Hydrogen hub isn’t the ‘clean’ energy Manchin portrays (Opinion)

By Eric Engle
Nov 1, 2023

Sen. Joe Manchin, D-W.Va., recently wrote a very positive op-ed piece published in the Gazette-Mail regarding the Appalachian Regional Clean Hydrogen Hub (ARCH2).

In glowing terms, Manchin spoke of the opportunities bestowed upon West Virginia from this network of hydrogen production and use that the U.S. Department of Energy and other governmental and private partners are working to bring to the Central Appalachian states of West Virginia, Ohio, Pennsylvania and Kentucky, centered largely around the Ohio River Valley.

But the rosy picture painted by Manchin is not based in reality.

ARCH2 hydrogen production is to be fueled by what is called methane steam reforming, which separates hydrogen atoms from carbon atoms in molecules of methane (aka “natural”) gas. This process is part of obtaining what has been labeled “blue” hydrogen, with the carbon dioxide (CO2) released from the process then captured and stored in underground wells. In the case of West Virginia, the plan is to store the CO2 beneath wilderness areas, state-owned forests and other natural and scenic areas in pore space leased out by the state Division of Natural Resources, which falls under the West Virginia Department of Commerce.

Manchin conveniently ignores several problematic aspects of the ARCH2 project. For starters, a study released in 2021 by Robert W. Howarth of the Department of Ecology & Evolutionary Biology at Cornell University and Mark Jacobson of the Department of Civil and Environmental Engineering at Stanford University, titled “How Green is Blue Hydrogen?” found that “Perhaps surprisingly, the greenhouse gas footprint of blue hydrogen is more than 20% greater than burning natural gas or coal for heat and some 60% greater than burning diesel oil for heat.” This analysis even assumed that captured CO2 could be stored indefinitely, which the authors called “an optimistic and unproven assumption.”

Next, let’s look at carbon capture and storage (CCS). This technology is not just unproven at scale; it’s essentially been disproven at anywhere near scale. After decades of effort and at least 15 years of federal tax subsidies in one form or another, CCS isn’t able to successfully capture and store more than fractions of the amount of CO2 necessary to make continued exploitation of fossil fuels compliant with Paris Climate Accords goals of limiting global warming to 1.5 degrees celsius over preindustrial levels. In fact, the process wouldn’t even hit less aspirational temperature goals in the Accords.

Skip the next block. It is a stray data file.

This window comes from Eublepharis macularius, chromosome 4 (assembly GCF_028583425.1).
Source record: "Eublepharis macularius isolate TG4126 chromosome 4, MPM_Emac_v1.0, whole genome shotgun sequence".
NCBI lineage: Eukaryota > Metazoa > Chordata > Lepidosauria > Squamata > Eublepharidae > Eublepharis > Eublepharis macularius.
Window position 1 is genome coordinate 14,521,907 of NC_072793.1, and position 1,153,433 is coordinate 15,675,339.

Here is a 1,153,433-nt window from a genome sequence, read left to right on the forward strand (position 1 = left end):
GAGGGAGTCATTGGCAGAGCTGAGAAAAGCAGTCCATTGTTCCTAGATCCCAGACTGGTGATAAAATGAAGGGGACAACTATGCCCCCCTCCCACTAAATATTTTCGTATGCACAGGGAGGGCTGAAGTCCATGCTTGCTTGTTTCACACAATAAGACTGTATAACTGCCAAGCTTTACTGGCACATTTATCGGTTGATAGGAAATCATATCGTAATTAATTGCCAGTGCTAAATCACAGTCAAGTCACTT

CCS is also dangerous. The network of pipelines and storage sites necessary for successful CO2 storage on the scale needed can leak or burst or explode just as easily as pipelines or storage sites used for any other purpose. CO2 is an asphyxiant that displaces oxygen in the air. If it leaks at high pressures in pipelines or in copious amounts from underground storage sites, it will literally stop vehicle engines and, far more seriously, stop people within a certain radius from being able to breathe.

Now let’s talk fracking. Shawn Bennett, Energy and Resilience Division Manager at Batelle, one of the industry partners on the ARCH2 project, recently told attendees of a virtual presentation by the U.S. Department of Energy’s Office of Clean Energy Demonstrations that he saw no reason to believe that the ARCH2 project would increase fracking (hydraulic fracturing) in the region. That statement left me a bit speechless as one of the presentation attendees. As I told Gazette-Mail energy and environment reporter, Mike Tony, if you’re creating demand for methane gas, you’re creating demand for expanded fracking.

Fracked wells get tapped fast and more and more have to be drilled to keep up. Expansion is the entire business model of the fracking industry, which routinely operates in the red because of the costs of having to constantly expand regardless of market price signals for natural gas and oil. And fracking, in case you haven’t heard, is an environmental and public health nightmare.

There is definitely an important niche for hydrogen in a 21st Century clean energy economy, especially for hard-to-decarbonize sectors of the global economy like aviation and international shipping, it’s just that blue is the wrong color. We need to focus on green hydrogen. Green hydrogen is produced when renewable energy (i.e. solar) is used to power an electrolysis process that separates hydrogen atoms from the oxygen atom in water molecules. As Tony reported in a piece on ARCH2, “The U.S. Department of Energy … has projected a time frame of seven to 12.5 years for projects to ramp up operations. That projected time frame would push ARCH2’s launch past the date when analysts have said green hydrogen will sink below blue hydrogen in price.”

Fortunately, the USDOE Office of Clean Energy Demonstrations is working hard to allow for public feedback and input. You can start by emailing AppalachianH2Hub@hq.doe.gov for more information and/or to provide comments. ARCH2 is far from being a done deal and the people of our state and region must say no to blue hydrogen.

Eric Engle, of Parkersburg, is board chairman of Mid-Ohio Valley Climate Action.